Talking technology – beyond Excel

The advantages of web-based spreadsheet systems explained

Accountants love their spreadsheets, and they are going to play a big role in your future career, even though the profession’s favourite software tool has its drawbacks. The traditional ‘on-premise’ spreadsheet lives on your desktop, or the corporate server, and while it can be ideal for quick ‘what if?’ calculations and for recording certain types of information, it can leave a lot to be desired when it is used for iterative and collaborative processes, such as budgeting, where more than one person is going to work on a spreadsheet.

Using a traditional system, sharing a spreadsheet with multiple other users can be complex, messy, and time-consuming. E-mail messages and attachments quickly proliferate, slowing down the process of information sharing and turning version control into a nightmare – unless you are using specialist software to manage the process. Fortunately, the web-based approach of ‘on-demand’ spreadsheet applications can offer a more collaborative and less labour-intensive approach.

Web-based spreadsheets operate in the same way as other systems that use the ‘on-demand’ Software as a Service (SaaS) approach, (such as web-based e-mail services including Hotmail and Yahoo!). They don’t care which operating system you’re using (Windows, Macintosh or Open Source), because web-based spreadsheet systems are accessed through a browser (such as Explorer, Firefox or Safari), and users then create and store their spreadsheets on the server of the third-party service provider, off in ‘the cloud’. Your spreadsheet data can then be accessed anytime, from anywhere, by anyone with permission and internet access.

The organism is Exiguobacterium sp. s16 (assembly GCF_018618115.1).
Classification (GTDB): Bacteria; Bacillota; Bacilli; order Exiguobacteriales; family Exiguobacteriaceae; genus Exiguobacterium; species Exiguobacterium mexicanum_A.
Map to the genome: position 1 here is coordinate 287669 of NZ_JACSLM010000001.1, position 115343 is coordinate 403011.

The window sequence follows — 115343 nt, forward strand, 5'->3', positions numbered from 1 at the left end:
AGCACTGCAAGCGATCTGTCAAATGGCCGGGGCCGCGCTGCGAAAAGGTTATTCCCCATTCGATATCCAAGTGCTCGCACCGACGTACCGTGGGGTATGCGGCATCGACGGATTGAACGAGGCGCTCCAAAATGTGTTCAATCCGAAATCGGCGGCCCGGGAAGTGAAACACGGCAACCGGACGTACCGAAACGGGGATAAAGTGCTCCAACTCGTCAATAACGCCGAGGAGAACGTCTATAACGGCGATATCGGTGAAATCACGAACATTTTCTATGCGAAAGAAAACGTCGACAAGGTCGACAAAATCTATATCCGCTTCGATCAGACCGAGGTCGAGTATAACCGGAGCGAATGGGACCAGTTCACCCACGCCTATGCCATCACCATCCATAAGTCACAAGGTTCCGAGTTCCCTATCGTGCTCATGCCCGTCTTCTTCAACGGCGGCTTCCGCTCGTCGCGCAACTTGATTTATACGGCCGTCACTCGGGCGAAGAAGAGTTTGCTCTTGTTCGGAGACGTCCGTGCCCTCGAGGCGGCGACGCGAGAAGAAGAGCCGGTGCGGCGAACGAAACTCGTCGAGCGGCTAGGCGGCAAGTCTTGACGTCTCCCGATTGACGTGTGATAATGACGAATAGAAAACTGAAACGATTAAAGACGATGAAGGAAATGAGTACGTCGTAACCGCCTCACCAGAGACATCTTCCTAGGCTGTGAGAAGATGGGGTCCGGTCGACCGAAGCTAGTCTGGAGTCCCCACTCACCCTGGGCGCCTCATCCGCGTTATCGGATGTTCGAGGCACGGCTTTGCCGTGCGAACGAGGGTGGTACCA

Web-based systems may not offer the extensive functionality (which few people use anyway) of traditional spreadsheets such as Microsoft Excel, but they offer online version control, and this, coupled with their flexibility, can make a lot of spreadsheet-based processes much easier to undertake and manage. In many cases, web-based spreadsheet systems are also available free, and there is a growing range to choose from.

For example, offers just spreadsheet functionality (free in its basic form, with a premium service for subscribers), while and both offer an online spreadsheet and other productivity tools., for example, can be used to create documents, spreadsheets, and presentations online, and it accepts popular file formats including DOC, XLS, RTF, CSV, PPT, and so on, which means that you can upload your existing files and work on them. There is even a web-based spreadsheet at that can be used (by subscribers) to share Excel spreadsheets over the web.

So you may be wondering why on-demand spreadsheet systems seem to be used so much less than their on-premise equivalents. Although storing spreadsheets beyond the security of the corporate firewall is a barrier for some organisations, the main reason is historical. For decades, Microsoft Excel has been factory-installed and then shipped out on (what now amounts to) many millions of PCs, so it has become the most widely used spreadsheet in the world.

Even if a vastly superior offering became available tomorrow, it would be years before it threatened the near-ubiquity of MS Excel. But because of the advantages offered by web-based spreadsheets, they are slowly but surely increasing in popularity, and student accountants who are keen to save time and money, and simplify some spreadsheet-based processes, would do well to take a closer look.


"For decades, Microsoft Excel has been factory-installed and then shipped out on (what now amounts to) many millions of PCs, so it has become the most widely used spreadsheet in the world"